Gisela Colón: The Feminist Divine
Through January 2, 2023
By RUBEN NATAL-SAN MIGUEL, October 2022
I saw the future, it's so wonderful - there are Puerto Ricans in it!
I've been following Gisela Colón's work and trajectory for quite a while and was excited about seeing a whole body of her work together in one room - I had only experienced a single piece at an art fair or group show until now. Gisela and I are both of Puerto Rican-American descent and both feminists but I would also describe her as a leading member of the ''Puerto Rican Futurism" movement.
Many Latin artists use derivative symbols and literal imagery to display their roots and cultural background with their work - at times this comes out more as a cliché than something direct. Colón has a very international futurist outlook/vision yet, the roots of her works also strongly relate to her culture. There is a very sensual, smooth and delicate visual aspect to her sculptures and wall art pieces and yet, you feel the strength with this selection of material and high technology used to create the work.
Curator Ben Tollefson did a wonderful curatorial job working with such a long and narrow elongated exhibition space. The free standing monolith sculptures are lined up in sequence in the middle creating a free form circulation space around them - this opens up a great sense of perspective adding more to the overall dramatic effect.
Do not go, RUN to see this exhibition. As a very jaded New Yorker, I highly recommend it!
From the press release:
The Feminist Divine On view through Jan. 2, 2023 Gisela Colón’s dynamic sculptures offer mutable, perceptual experiences through the refraction, reflection, and emission of light. Generated with advanced production methods such as carbon fiber casting meant for aerospace applications, Colón’s curvilinear forms emanate a seductive, iridescent glow, fluctuating in color based on environmental conditions and where the viewer stands in relation to the work. Colón coined the term “Organic Minimalism” to describe the dual condition of her work: reductive, yet active and seemingly alive. While situated within the lineage of minimalism, Colón’s practice refuses the stasis and rigidity of structure typical of work by her male predecessors, embracing the transformative and transcendent. Informed by the natural world and rich biodiversity of her home island of Puerto Rico, her work invokes the “feminine divine” as a method of creating space for underrepresented peoples.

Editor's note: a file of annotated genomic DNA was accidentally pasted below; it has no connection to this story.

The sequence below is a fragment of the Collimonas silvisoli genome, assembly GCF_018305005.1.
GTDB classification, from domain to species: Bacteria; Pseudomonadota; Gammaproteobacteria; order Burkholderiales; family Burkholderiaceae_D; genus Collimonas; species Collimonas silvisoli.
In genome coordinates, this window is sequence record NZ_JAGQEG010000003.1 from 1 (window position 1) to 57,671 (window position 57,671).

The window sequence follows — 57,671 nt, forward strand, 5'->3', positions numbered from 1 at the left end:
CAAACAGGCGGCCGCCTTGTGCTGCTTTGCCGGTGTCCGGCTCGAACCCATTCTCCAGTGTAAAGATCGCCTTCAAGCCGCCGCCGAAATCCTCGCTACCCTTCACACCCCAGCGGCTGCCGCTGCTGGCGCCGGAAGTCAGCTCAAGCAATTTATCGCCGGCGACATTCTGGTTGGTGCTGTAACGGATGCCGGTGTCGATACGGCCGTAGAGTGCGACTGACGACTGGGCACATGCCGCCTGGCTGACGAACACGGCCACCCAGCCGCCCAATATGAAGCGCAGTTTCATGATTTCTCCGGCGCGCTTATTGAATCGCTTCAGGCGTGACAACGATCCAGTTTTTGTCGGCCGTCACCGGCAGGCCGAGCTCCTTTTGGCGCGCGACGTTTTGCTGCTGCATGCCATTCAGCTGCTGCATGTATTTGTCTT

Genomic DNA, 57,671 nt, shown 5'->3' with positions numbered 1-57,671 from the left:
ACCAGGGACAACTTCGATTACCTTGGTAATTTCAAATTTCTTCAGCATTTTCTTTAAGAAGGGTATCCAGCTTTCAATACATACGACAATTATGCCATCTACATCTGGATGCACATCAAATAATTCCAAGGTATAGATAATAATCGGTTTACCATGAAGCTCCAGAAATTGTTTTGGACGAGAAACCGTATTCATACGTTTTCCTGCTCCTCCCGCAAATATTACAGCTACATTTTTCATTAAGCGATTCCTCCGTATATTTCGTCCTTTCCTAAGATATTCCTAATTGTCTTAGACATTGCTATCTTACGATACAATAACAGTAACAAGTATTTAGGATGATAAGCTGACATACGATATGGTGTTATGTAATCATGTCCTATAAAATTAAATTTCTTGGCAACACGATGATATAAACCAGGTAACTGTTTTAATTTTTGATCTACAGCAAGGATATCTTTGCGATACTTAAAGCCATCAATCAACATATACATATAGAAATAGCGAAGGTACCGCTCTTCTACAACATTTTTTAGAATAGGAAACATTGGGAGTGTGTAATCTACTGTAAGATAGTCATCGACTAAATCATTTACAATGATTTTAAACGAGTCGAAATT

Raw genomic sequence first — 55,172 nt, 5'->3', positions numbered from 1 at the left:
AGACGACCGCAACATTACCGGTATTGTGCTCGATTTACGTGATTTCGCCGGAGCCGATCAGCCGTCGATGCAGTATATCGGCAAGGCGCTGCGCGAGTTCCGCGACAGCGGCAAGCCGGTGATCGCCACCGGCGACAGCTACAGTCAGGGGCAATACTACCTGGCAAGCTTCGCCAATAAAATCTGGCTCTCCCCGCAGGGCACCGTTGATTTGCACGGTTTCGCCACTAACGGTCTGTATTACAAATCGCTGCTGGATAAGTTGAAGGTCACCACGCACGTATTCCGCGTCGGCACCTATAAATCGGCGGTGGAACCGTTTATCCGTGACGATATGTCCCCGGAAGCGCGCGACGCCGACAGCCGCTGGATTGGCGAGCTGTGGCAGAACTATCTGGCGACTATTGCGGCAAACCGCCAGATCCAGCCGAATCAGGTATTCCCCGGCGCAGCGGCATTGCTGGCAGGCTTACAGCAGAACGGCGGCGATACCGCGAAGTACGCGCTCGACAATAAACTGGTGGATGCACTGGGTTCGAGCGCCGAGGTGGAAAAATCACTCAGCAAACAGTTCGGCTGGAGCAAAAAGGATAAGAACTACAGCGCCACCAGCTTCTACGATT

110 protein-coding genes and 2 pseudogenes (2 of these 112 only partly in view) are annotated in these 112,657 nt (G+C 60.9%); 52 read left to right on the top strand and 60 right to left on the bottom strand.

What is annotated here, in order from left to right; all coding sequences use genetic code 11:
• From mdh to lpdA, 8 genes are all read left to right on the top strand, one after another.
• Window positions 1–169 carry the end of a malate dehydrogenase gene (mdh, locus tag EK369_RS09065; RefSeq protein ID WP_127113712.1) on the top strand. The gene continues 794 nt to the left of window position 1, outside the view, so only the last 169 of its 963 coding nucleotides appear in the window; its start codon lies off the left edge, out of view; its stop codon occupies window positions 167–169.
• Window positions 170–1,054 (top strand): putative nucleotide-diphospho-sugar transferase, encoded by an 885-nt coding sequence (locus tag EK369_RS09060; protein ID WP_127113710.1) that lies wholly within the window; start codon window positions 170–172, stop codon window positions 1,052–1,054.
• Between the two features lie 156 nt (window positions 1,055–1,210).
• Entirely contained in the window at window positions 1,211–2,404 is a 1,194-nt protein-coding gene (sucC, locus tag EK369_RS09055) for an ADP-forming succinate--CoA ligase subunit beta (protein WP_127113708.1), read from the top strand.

Gisela Colón (b. 1966, Vancouver, Canada) has exhibited internationally at venues throughout the U.S., Europe, and the Middle East including Desert X AlUla, Saudi Arabia; Frieze Sculpture, London; and the Pyramids of Giza, Egypt. Colón’s work was included in the Los Angeles County Museum of Art’s historic survey exhibition Light, Space, Surface, which traveled to the Addison Gallery of American Art, Andover, Mass., and the Frist Art Museum, Nashville, Tenn. In 2022, continuing the expansion of her practice into the realm of land art, and as part of the exhibition Godheads — Idols in Times of Crises, Colón will embed a monumental work within the Lustwarande, a baroque forest in Tilburg, Netherlands. Colón will also present a large-scale site-specific public art project in Riyadh, Saudi Arabia, in fall 2022. Colón’s work is held in the permanent collections of LACMA; the Museum of Contemporary Art San Diego, Calif.; Pérez Art Museum Miami; Mint Museum, Charlotte, N.C.; Palm Springs Art Museum, Calif.; Grand Rapids Museum of Art, Michigan; and the Daum Museum of Contemporary Art, Sedalia, Mo., among others. Colón attended the University of Puerto Rico (B.A., economics, magna cum laude, 1987) and Southwestern University School of Law (J.D., 1990). Raised in San Juan, Puerto Rico, the artist lives and works in Los Angeles. WM
Ruben Natal-San Miguel is a New York based photogrpher published internationally.view all articles from this author